I guess there might be something a little strange about a handsome young boy hanging out with a disgraced older man...
We all know rewriting and polishing are the most critical parts of the screenwriting process. They turn good movies into great movies.
Great movies carry you away from your day to day grind. They envelop you in a warm blanket of storytelling and make you feel so completely absorbed in the story that it pains you to remember a time when you didn't have that comfort. Movies like that come across once in a generation. And the one that sticks out most to me is Back to the Future.
I recently saw a 35mm re-release of the film, and for two hours I was a resident of Hill Valley in two different timelines. During the movie, I never questioned what was put forward in the screenplay. I always bought into every concept in the film. Even the plot twists felt natural.
But after doing some research online, I noticed one insanely popular comedian didn't feel the same way I did...
I'm talking about Spider-pig himself, John Mulaney (download the Into The Spider-Verse screenplay).
In his recent Netflix special, The Comeback Kid, Mulaney spent seven minutes talking about watching Back to the Future, and all the plot questions he had now as an adult.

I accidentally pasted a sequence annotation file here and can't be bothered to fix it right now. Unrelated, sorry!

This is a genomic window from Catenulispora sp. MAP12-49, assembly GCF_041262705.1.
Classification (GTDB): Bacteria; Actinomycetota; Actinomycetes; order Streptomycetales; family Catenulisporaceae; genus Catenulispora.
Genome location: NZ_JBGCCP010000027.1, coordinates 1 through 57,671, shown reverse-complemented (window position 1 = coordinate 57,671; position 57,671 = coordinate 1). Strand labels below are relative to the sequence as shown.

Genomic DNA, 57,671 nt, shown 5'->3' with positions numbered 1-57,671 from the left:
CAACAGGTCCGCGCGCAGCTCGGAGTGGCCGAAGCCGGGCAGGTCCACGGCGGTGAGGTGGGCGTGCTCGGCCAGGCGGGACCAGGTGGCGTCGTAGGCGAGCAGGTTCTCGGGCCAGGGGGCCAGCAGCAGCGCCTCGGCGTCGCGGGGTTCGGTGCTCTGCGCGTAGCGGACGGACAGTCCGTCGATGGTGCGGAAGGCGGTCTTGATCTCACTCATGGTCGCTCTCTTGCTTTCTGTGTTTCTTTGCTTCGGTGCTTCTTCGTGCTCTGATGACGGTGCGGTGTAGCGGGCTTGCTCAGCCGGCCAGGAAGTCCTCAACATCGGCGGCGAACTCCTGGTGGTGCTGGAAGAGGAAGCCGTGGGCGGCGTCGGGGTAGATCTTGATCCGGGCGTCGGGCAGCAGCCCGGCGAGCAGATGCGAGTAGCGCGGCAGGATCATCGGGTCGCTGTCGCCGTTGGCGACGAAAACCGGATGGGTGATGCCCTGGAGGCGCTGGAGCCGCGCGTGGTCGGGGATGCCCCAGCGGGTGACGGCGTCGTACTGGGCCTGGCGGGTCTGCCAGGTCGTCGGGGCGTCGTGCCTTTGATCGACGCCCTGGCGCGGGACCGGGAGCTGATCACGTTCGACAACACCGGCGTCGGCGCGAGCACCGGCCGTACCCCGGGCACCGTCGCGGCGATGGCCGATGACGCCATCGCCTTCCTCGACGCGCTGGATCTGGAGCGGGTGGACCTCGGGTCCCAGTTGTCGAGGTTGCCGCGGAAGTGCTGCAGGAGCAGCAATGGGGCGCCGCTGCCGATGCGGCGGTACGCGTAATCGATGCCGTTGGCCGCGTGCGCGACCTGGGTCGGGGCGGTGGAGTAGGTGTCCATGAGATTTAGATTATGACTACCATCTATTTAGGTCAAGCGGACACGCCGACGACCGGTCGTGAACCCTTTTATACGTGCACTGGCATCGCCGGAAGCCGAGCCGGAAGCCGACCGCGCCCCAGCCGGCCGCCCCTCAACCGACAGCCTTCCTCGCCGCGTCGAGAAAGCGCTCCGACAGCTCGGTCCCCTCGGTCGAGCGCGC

Video is no longer available: www.youtube.com/watch?v=7vkXvl5_MIc
John wondered about Doc and Marty's friendship, and why no one thought it was weird that this kid and a disgraced nuclear physicist were best buddies.
While this is a hilarious observation, I think it ultimately speaks to how great the story by Bob Gale and Robert Zemeckis was, and how much people fell in love with the characters. There's no good way to avoid plot holes. There's always going to be some troll or exec who's asking annoying questions. When you're writing, you want to close every loophole, but sometimes the story is so good that you don't need to take a break just to explain things. If your plot has momentum, just let the movie play out.
Hopefully, your incredible writing will make your work part of the cultural lexicon. And your generation's most popular comedian will immortalize it during their set.
For now, if you are interested in writing your great screenplay join our Free Screenwriting Seminar!
Love Back to the Future and disagree with Mulaney?
Put it in the comments!